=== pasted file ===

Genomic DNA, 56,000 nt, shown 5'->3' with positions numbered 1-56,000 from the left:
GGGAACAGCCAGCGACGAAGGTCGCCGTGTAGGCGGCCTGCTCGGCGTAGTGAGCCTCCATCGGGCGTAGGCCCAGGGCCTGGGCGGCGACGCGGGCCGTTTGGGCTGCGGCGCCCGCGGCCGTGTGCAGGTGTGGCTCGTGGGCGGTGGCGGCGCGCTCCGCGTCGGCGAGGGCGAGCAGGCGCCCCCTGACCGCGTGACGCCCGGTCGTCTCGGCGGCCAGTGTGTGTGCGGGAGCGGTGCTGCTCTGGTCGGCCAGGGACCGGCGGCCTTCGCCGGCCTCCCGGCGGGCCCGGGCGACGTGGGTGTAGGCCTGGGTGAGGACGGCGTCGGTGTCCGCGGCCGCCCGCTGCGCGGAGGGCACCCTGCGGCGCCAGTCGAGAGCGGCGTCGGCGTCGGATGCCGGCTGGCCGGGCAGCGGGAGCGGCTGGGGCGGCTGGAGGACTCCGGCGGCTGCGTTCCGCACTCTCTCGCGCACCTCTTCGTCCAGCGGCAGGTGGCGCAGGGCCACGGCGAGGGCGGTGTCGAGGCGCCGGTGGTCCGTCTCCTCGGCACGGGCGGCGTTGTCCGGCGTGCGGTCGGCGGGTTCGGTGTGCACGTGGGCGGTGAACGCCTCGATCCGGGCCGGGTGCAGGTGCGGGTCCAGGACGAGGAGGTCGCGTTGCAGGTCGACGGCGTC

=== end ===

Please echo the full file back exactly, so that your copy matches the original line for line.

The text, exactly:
Genomic DNA, 56,000 nt, shown 5'->3' with positions numbered 1-56,000 from the left:
GGGAACAGCCAGCGACGAAGGTCGCCGTGTAGGCGGCCTGCTCGGCGTAGTGAGCCTCCATCGGGCGTAGGCCCAGGGCCTGGGCGGCGACGCGGGCCGTTTGGGCTGCGGCGCCCGCGGCCGTGTGCAGGTGTGGCTCGTGGGCGGTGGCGGCGCGCTCCGCGTCGGCGAGGGCGAGCAGGCGCCCCCTGACCGCGTGACGCCCGGTCGTCTCGGCGGCCAGTGTGTGTGCGGGAGCGGTGCTGCTCTGGTCGGCCAGGGACCGGCGGCCTTCGCCGGCCTCCCGGCGGGCCCGGGCGACGTGGGTGTAGGCCTGGGTGAGGACGGCGTCGGTGTCCGCGGCCGCCCGCTGCGCGGAGGGCACCCTGCGGCGCCAGTCGAGAGCGGCGTCGGCGTCGGATGCCGGCTGGCCGGGCAGCGGGAGCGGCTGGGGCGGCTGGAGGACTCCGGCGGCTGCGTTCCGCACTCTCTCGCGCACCTCTTCGTCCAGCGGCAGGTGGCGCAGGGCCACGGCGAGGGCGGTGTCGAGGCGCCGGTGGTCCGTCTCCTCGGCACGGGCGGCGTTGTCCGGCGTGCGGTCGGCGGGTTCGGTGTGCACGTGGGCGGTGAACGCCTCGATCCGGGCCGGGTGCAGGTGCGGGTCCAGGACGAGGAGGTCGCGTTGCAGGTCGACGGCGTC